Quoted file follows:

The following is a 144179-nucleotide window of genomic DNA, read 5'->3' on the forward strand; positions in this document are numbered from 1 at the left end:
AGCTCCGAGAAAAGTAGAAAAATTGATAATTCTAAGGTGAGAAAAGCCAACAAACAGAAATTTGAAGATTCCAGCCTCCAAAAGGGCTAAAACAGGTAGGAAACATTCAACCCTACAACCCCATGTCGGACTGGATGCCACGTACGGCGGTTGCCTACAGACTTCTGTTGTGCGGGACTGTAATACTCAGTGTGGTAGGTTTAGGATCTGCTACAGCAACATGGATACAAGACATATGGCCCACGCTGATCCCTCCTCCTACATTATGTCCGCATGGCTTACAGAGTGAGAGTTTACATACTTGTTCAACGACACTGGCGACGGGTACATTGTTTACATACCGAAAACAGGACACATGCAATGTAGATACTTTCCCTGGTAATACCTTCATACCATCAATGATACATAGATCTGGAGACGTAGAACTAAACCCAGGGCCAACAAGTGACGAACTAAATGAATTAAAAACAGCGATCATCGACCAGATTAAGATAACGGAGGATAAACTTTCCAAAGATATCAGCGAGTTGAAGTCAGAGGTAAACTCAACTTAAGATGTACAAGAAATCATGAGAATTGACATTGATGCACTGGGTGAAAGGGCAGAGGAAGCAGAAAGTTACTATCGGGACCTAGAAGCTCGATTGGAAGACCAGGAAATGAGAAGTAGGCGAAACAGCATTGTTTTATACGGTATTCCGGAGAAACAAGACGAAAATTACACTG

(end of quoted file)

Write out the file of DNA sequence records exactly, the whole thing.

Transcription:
The following is a 144179-nucleotide window of genomic DNA, read 5'->3' on the forward strand; positions in this document are numbered from 1 at the left end:
AGCTCCGAGAAAAGTAGAAAAATTGATAATTCTAAGGTGAGAAAAGCCAACAAACAGAAATTTGAAGATTCCAGCCTCCAAAAGGGCTAAAACAGGTAGGAAACATTCAACCCTACAACCCCATGTCGGACTGGATGCCACGTACGGCGGTTGCCTACAGACTTCTGTTGTGCGGGACTGTAATACTCAGTGTGGTAGGTTTAGGATCTGCTACAGCAACATGGATACAAGACATATGGCCCACGCTGATCCCTCCTCCTACATTATGTCCGCATGGCTTACAGAGTGAGAGTTTACATACTTGTTCAACGACACTGGCGACGGGTACATTGTTTACATACCGAAAACAGGACACATGCAATGTAGATACTTTCCCTGGTAATACCTTCATACCATCAATGATACATAGATCTGGAGACGTAGAACTAAACCCAGGGCCAACAAGTGACGAACTAAATGAATTAAAAACAGCGATCATCGACCAGATTAAGATAACGGAGGATAAACTTTCCAAAGATATCAGCGAGTTGAAGTCAGAGGTAAACTCAACTTAAGATGTACAAGAAATCATGAGAATTGACATTGATGCACTGGGTGAAAGGGCAGAGGAAGCAGAAAGTTACTATCGGGACCTAGAAGCTCGATTGGAAGACCAGGAAATGAGAAGTAGGCGAAACAGCATTGTTTTATACGGTATTCCGGAGAAACAAGACGAAAATTACACTG